- To move from the Yellow to Green Zone, try fidget tools/toys like spinners or squishy balls, take a few calming deep breaths, or talk to an adult.
- To move from the Red to Green Zone, take a pause from the current activity by getting a drink of water, taking a few calming deep breaths, or changing location from inside to outside or vice versa. With extreme emotions, allow some time for calming down and be a model of calm.
Create a Zones of Regulation Action Board: Use pictures to identify activities that may help your child navigate from the Blue, Yellow, and Red Zones back to the Green Zone.
Supplies needed: One large Poster-board, four pieces of construction paper, one in each if the colors, blue, green yellow and red, White printer paper to draw or create pictures of action solutions, black Sharpie, Clear Packing tape or cold seal laminating pouches, self adhesive Velcro strips (available on Amazon), Black sharpie, scissors
Step 1: Print out traffic signs, emotion, and activity rectangles from this blog or the internet (above from Pinterest). Feel free to draw or make your own pictures of things that work for your child
Step 2: As on the sample picture, place the four colors for the zone rectangles across the top of the Poster-board, labeling with sharpie or traffic signs in corners of colored rectangles, tape to secure and laminate with clear packing tape.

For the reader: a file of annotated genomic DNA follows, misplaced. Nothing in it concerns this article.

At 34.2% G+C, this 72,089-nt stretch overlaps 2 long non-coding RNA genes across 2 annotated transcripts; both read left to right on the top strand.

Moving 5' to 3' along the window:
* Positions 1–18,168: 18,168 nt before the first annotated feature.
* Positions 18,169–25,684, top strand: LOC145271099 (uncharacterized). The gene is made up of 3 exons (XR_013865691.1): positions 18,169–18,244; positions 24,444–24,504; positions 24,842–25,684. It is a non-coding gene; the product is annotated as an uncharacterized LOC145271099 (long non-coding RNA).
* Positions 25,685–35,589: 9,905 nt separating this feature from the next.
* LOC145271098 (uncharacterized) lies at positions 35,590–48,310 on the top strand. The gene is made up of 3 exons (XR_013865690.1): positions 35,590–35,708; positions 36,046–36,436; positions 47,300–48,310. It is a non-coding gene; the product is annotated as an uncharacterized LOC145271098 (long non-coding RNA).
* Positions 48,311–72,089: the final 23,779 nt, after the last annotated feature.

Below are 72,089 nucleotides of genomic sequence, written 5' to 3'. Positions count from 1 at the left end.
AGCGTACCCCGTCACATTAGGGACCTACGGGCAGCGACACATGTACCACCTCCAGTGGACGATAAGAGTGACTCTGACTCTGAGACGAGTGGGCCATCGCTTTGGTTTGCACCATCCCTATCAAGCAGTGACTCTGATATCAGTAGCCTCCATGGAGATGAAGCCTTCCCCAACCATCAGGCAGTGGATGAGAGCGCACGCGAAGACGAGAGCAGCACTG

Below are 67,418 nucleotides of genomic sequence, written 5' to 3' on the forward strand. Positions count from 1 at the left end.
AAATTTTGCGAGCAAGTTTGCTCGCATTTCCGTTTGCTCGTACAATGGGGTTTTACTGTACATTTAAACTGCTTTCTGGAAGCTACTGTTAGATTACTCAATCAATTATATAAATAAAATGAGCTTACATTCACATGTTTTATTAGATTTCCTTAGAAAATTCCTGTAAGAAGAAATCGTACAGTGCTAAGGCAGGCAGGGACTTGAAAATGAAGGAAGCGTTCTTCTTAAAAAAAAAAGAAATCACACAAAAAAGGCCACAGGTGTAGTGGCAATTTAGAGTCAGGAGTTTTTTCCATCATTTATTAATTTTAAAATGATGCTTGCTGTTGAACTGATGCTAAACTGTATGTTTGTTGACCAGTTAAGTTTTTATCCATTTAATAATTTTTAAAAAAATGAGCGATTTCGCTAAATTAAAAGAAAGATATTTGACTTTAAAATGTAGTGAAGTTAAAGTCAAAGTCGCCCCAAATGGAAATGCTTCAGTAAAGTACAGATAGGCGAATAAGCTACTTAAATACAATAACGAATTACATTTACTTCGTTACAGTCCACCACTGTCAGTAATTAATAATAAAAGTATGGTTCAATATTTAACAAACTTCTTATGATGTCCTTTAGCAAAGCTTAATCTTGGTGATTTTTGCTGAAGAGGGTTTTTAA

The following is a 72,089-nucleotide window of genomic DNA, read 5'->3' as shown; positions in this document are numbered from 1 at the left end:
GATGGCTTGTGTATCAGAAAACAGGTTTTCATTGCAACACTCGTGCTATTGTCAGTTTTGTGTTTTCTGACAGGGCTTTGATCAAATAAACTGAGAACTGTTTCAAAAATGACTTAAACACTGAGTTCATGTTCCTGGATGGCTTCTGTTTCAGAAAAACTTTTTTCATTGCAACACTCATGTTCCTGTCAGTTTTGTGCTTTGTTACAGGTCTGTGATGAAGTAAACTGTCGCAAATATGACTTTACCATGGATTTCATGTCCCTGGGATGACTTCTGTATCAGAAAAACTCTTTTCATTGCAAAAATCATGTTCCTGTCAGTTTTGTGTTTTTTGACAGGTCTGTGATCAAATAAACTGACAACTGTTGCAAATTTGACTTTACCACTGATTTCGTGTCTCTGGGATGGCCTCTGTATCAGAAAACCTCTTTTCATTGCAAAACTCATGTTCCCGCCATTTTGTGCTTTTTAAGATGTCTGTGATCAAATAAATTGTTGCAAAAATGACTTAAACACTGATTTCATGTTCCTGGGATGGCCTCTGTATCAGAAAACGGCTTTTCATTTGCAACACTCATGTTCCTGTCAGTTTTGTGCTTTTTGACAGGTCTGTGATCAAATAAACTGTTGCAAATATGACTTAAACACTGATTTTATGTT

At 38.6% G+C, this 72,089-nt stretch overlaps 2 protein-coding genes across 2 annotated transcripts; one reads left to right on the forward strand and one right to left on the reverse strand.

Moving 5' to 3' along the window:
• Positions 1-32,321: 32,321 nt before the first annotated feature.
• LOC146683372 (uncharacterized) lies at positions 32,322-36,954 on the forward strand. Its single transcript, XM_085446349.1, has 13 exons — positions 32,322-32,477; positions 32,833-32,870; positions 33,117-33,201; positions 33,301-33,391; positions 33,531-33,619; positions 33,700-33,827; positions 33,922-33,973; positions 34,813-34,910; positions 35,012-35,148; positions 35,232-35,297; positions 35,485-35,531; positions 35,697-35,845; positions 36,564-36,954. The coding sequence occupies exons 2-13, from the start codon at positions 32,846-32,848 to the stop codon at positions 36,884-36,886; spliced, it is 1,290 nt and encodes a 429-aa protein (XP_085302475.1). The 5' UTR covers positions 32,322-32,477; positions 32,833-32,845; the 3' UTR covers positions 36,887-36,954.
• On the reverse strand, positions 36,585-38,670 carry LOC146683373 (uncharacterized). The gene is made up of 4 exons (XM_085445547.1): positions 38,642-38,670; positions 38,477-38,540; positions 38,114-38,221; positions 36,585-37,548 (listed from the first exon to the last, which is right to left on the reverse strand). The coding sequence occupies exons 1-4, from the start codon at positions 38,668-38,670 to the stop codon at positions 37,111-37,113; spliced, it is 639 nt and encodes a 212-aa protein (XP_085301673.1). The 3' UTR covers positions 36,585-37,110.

Step 3: Use the clear packing tape to laminate the other rectangles of emotions and activity rectangles, front and back, take your time, placement can be tricky.
Craft and photo credit: Alyssa Mincberg, OTAS
Step 4: Cut Velcro strips and adhere one base side to color block zone sections in a couple of rows, leaving space to move fit multiple emotion and activity solutions rectangle in color blocks.
Step 5: Adhere the gripper side to the back of the rectangles just laminated with the base side facing out.
Step 6: Attach the emotions under the color blocks, by the words, I feel______”, You can put your child’s name in here if you’d like or be creative.
Step 7: Attach the activity solutions rectangles, by the words, “I will try______” Again be creative here. Also place one additional laminated or package sealing tape covered construction paper square as a solution box, see above.
Step 8: Practice identifying emotions within the color zones at least once a day as emotions and energy levels fluctuate. Let your child select a solution to try to transition to a new zone as needed.
How to know which solution pictures to choose? This depends completely upon your individual child. To some a walk will invigorate, to others it will calm. What has worked in the past to soothe or motivate? Start there and use unique solution pictures in the craft specific to your child.
A source for Zone friendly printout materials: https://zonesofregulation.com/free-downloadable-handouts1.html
Disclaimer: By referencing products or services this author does not directly or indirectly endorse any
specific product or services. This blog is for informational purposes only and is not intended to give
medical advice. Please consult with your child’s physician or licensed practitioner and consider the
individual needs of your child.
Guest blog written by Occupational Therapy Assistant Student, Juliana Lehman
Advisement, Editing and Supervision by Deborah Bebeau EdD, OTR
Resources Blog 5 part 2
1. All the Zones are OK! Tips for Managing the Zones You’re In Leah Kuypers, MA Ed., OTR/L, https://www.socialthinking.com/Resources